Dr. Steven Woolf:
People of color in our country were devastated by this pandemic.
Black and Hispanic Americans, Native Americans were at much higher risk and sustained very large losses in life expectancy in 2020, much higher than in the white population. This new data shows that they continued to suffer losses, but it was actually the white population that experienced a larger decrease in life expectancy.
Nonetheless, even with that pattern, death rates were still much higher among people of color. As to the ages affected, we had already been aware for the — for the decade preceding this pandemic that we have a problem in this country of rising death rates in the working-age population. That’s people 25 to 64.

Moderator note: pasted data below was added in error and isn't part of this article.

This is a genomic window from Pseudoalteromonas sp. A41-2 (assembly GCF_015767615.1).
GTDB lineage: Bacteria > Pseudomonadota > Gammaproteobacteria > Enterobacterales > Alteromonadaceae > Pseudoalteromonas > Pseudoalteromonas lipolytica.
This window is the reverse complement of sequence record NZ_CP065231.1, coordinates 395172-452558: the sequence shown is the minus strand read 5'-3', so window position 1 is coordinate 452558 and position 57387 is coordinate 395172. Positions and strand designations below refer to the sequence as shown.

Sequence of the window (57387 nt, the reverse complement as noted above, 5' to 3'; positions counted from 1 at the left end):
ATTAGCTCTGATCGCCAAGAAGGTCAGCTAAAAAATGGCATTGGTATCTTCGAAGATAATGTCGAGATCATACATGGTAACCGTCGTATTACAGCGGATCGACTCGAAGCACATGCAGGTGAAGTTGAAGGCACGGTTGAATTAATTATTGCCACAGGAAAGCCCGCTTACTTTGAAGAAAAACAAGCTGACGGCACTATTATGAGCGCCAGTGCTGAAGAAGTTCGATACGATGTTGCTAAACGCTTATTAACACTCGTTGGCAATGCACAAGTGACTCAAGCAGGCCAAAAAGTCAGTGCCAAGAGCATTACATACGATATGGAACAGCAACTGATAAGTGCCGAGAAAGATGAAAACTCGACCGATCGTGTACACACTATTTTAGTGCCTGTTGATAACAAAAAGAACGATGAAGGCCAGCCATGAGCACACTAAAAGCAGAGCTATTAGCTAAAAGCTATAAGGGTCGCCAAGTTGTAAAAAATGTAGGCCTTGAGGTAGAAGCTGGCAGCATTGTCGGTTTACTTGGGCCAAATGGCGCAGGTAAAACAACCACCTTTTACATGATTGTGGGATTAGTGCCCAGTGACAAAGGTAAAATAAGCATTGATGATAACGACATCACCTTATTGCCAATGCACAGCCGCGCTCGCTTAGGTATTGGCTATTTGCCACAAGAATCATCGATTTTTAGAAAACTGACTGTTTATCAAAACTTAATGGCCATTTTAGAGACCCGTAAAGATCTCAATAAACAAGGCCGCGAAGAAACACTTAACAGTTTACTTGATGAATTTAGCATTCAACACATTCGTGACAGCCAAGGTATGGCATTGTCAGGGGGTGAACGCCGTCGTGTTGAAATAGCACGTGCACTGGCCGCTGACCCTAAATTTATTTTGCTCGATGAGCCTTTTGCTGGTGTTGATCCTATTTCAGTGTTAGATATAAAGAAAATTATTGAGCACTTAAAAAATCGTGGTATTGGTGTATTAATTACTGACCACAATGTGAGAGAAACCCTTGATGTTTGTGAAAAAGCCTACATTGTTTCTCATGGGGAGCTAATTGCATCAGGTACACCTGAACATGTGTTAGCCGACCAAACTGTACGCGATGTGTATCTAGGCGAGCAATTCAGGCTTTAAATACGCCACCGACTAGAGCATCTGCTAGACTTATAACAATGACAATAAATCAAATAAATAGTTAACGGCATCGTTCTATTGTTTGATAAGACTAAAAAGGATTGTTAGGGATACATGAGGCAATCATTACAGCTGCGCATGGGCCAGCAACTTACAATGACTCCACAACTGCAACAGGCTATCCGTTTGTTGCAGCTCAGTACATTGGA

Those groups are not experiencing increasing death rates in other countries. It’s just the United States that’s having this problem. So, when the pandemic struck, I wasn’t entirely surprised that we had a disproportionate increase in death rates in that young and middle-age group.
Of course, the elderly were at higher risk. So, the increase in death rates among the elderly was also, unfortunately, anticipated. What’s worrying about this new report is that it’s also reporting an increase in death rates in children and adolescents. That’s not something we had seen before.